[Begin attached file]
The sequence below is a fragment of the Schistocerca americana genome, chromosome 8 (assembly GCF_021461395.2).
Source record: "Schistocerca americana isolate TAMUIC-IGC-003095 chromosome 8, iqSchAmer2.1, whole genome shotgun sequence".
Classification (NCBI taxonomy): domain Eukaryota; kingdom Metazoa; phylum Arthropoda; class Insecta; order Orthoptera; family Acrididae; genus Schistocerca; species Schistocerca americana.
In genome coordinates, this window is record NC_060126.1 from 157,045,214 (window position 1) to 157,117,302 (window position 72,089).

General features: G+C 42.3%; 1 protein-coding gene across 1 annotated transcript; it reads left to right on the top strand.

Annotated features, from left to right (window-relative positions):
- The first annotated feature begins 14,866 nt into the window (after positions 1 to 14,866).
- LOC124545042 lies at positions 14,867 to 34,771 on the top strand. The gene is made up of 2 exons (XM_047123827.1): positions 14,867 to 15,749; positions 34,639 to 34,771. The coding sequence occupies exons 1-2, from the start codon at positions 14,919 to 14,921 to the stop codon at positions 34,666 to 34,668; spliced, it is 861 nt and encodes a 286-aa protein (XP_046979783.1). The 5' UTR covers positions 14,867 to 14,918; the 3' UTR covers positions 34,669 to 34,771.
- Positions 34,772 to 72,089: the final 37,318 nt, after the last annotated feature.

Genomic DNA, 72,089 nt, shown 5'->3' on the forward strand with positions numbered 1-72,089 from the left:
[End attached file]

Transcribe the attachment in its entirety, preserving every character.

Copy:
The sequence below is a fragment of the Schistocerca americana genome, chromosome 8 (assembly GCF_021461395.2).
Source record: "Schistocerca americana isolate TAMUIC-IGC-003095 chromosome 8, iqSchAmer2.1, whole genome shotgun sequence".
Classification (NCBI taxonomy): domain Eukaryota; kingdom Metazoa; phylum Arthropoda; class Insecta; order Orthoptera; family Acrididae; genus Schistocerca; species Schistocerca americana.
In genome coordinates, this window is record NC_060126.1 from 157,045,214 (window position 1) to 157,117,302 (window position 72,089).

General features: G+C 42.3%; 1 protein-coding gene across 1 annotated transcript; it reads left to right on the top strand.

Annotated features, from left to right (window-relative positions):
- The first annotated feature begins 14,866 nt into the window (after positions 1 to 14,866).
- LOC124545042 lies at positions 14,867 to 34,771 on the top strand. The gene is made up of 2 exons (XM_047123827.1): positions 14,867 to 15,749; positions 34,639 to 34,771. The coding sequence occupies exons 1-2, from the start codon at positions 14,919 to 14,921 to the stop codon at positions 34,666 to 34,668; spliced, it is 861 nt and encodes a 286-aa protein (XP_046979783.1). The 5' UTR covers positions 14,867 to 14,918; the 3' UTR covers positions 34,669 to 34,771.
- Positions 34,772 to 72,089: the final 37,318 nt, after the last annotated feature.

Genomic DNA, 72,089 nt, shown 5'->3' on the forward strand with positions numbered 1-72,089 from the left: